alloporus has been a place where the topic of leadership has popped up consistently.
It is after all an intrinsically fascinating topic [leaders not heroes] but mostly it gets a mention because of the leadership vacuum in the political life of Australia [Wot, no politics | Leadership is tricky | Labour leaders].
An insightful article in the News Review section of the Sydney Morning Herald by Miriam Lyons, executive director of the Centre for Policy Development based in Sydney, showed what a lack of leadership could mean. Her idea, presented in a neat analogy with fantasy football, was that there have been many policies proposed by politicians that would be laughed at by their parties if presented to the current parliament.
The best one for me was Andrew Peacock who, as shadow environment minister, went to the 1990 election proposing a 20% cut in GHG emissions. The Liberals didn’t win. When they did, in 1996 under John Howard, there followed a decade of keeping well away from emission targets and ignoring the Kyoto protocol completely. Today such a target would be preposterous.
Lyons point was that policies are fickle things, easily left behind when the mood of the day makes them unpalatable. And that many a good idea languishes even when international moves are in favour.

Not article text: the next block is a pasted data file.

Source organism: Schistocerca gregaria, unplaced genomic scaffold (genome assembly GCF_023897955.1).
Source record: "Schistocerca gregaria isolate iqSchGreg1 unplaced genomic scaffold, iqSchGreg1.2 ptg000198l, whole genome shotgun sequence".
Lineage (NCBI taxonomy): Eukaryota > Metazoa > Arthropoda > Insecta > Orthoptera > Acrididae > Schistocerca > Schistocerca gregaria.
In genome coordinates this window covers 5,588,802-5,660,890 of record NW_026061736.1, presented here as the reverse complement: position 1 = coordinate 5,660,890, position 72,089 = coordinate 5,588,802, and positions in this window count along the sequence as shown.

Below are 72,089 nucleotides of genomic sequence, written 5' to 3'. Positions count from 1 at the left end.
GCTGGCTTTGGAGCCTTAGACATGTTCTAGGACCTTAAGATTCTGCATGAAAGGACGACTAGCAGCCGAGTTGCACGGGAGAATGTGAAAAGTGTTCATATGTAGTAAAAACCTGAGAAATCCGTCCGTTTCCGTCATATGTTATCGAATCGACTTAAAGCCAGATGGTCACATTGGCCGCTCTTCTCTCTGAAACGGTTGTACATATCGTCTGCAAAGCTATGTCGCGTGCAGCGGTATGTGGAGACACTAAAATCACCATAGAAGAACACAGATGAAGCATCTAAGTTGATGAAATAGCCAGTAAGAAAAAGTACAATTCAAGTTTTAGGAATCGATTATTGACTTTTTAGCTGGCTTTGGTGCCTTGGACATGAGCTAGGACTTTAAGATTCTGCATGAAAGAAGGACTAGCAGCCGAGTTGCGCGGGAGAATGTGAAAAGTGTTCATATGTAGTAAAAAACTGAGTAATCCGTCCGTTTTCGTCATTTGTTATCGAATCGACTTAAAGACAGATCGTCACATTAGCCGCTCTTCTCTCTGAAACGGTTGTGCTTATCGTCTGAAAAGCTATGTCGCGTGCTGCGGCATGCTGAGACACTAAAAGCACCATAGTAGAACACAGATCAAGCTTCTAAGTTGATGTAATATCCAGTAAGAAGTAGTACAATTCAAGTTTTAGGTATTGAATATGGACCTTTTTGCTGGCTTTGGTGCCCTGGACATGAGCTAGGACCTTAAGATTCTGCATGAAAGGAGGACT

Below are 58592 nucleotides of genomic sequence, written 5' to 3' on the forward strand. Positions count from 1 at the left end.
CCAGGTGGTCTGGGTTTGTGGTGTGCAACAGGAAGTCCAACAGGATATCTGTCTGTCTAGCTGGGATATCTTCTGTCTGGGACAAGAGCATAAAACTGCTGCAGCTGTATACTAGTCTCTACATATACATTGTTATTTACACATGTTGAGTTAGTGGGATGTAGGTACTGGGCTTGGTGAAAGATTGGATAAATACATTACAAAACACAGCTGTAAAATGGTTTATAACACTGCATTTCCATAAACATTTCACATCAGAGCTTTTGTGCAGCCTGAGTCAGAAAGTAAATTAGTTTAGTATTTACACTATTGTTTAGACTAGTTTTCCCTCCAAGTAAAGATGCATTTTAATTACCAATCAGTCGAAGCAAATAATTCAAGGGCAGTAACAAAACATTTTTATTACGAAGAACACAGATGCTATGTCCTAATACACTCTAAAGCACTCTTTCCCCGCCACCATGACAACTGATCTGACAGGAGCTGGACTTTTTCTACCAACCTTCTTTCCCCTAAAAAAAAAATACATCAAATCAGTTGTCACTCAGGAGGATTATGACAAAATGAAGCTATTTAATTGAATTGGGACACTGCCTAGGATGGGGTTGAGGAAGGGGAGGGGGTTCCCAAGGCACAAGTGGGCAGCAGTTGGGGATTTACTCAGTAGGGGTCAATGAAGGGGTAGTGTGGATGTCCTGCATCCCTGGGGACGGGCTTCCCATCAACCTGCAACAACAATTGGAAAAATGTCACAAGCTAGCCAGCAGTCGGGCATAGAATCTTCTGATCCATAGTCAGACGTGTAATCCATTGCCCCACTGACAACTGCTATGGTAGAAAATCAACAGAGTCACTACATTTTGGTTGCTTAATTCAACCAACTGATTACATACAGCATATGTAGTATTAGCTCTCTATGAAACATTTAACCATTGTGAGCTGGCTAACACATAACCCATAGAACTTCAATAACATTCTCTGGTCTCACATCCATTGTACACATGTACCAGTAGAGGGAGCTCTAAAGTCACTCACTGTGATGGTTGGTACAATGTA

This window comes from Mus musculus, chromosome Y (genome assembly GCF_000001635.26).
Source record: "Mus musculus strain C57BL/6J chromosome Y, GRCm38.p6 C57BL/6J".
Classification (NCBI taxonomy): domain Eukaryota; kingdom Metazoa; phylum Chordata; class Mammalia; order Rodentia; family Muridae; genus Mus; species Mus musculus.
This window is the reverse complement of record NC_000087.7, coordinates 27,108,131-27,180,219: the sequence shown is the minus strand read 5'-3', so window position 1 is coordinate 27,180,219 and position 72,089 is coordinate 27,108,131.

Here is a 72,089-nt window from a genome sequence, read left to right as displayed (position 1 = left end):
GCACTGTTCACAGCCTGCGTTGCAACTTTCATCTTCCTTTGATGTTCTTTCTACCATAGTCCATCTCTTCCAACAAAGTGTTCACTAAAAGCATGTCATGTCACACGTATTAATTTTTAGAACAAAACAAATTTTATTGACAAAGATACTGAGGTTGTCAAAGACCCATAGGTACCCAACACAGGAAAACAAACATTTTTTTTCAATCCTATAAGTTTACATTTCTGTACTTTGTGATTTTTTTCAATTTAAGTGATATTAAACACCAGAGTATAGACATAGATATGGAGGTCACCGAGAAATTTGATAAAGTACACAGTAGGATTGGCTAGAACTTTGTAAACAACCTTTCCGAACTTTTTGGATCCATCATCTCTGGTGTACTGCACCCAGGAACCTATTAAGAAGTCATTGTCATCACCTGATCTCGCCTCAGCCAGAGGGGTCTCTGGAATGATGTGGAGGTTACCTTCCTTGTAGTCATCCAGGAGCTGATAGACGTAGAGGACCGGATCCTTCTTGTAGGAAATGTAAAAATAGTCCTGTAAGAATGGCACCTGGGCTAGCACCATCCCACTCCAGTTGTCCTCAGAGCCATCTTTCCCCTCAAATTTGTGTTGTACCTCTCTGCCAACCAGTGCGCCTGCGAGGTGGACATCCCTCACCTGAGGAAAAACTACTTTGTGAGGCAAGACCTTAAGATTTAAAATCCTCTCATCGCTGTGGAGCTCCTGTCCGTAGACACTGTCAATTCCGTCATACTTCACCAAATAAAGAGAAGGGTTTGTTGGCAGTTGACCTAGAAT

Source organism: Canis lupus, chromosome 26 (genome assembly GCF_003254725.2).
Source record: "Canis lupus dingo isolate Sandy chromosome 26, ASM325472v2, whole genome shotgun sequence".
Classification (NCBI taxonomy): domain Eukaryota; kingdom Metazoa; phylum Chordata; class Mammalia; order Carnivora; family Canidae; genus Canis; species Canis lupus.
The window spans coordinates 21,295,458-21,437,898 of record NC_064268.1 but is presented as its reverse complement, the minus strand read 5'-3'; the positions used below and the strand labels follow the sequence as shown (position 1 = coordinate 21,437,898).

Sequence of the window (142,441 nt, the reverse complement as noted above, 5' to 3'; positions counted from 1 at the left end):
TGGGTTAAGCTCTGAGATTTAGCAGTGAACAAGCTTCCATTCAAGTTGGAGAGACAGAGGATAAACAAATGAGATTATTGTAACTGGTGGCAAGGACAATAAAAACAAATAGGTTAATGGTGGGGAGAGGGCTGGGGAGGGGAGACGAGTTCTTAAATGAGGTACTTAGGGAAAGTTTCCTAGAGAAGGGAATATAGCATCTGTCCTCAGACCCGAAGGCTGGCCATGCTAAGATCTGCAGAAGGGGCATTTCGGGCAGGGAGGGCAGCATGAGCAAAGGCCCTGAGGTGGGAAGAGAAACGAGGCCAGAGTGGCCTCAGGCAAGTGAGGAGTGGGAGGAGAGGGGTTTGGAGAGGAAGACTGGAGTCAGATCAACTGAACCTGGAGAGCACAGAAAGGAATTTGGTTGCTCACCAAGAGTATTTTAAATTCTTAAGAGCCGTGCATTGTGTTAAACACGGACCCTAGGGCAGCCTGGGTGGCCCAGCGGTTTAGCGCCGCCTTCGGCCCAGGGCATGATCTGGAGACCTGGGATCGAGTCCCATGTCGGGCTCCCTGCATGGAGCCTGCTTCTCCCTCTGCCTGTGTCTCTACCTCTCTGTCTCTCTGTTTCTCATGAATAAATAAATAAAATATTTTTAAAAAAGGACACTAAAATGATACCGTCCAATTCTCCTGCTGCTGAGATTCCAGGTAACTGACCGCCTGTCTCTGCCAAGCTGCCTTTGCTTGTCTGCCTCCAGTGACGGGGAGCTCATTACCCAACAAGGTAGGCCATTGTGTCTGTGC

In Australia the trend for rejection seems to have become so severe that there are few policy ideas left standing.
Except that policy is core business for politicians. We entrust our elected members to discuss, debate and land at the right balance between our personal freedom and the necessary efficiencies from the collective. And we allow them a small army of staffers to figure out and implement all the rules, regulations and incentives that chosen policy requires.
So why, when I read the list of policy options now considered laughable, do I cry?
I despair because all of those policies once proposed by parties from all persuasions but now on the scrap heap contain a kernel of leadership. Each one of them was just a little bit out there, sufficiently different to be on the edge. Their proponents needed to be bold and took a risk in putting them up because there was a chance that the policy would be unpopular.
And this is partly why they were cast aside, for on the edge can also be on the nose. It is easy then to retreat into the entrenched assumption that the public will bite you if you present unpopular policy.
But is this true?
Like Lyons, I don’t think so. Unpopular policy can easily become popular if it works. That is if it delivers balance on the public and private interest. But it needs to be told and sold, and that takes courage or, dare we say it, leadership.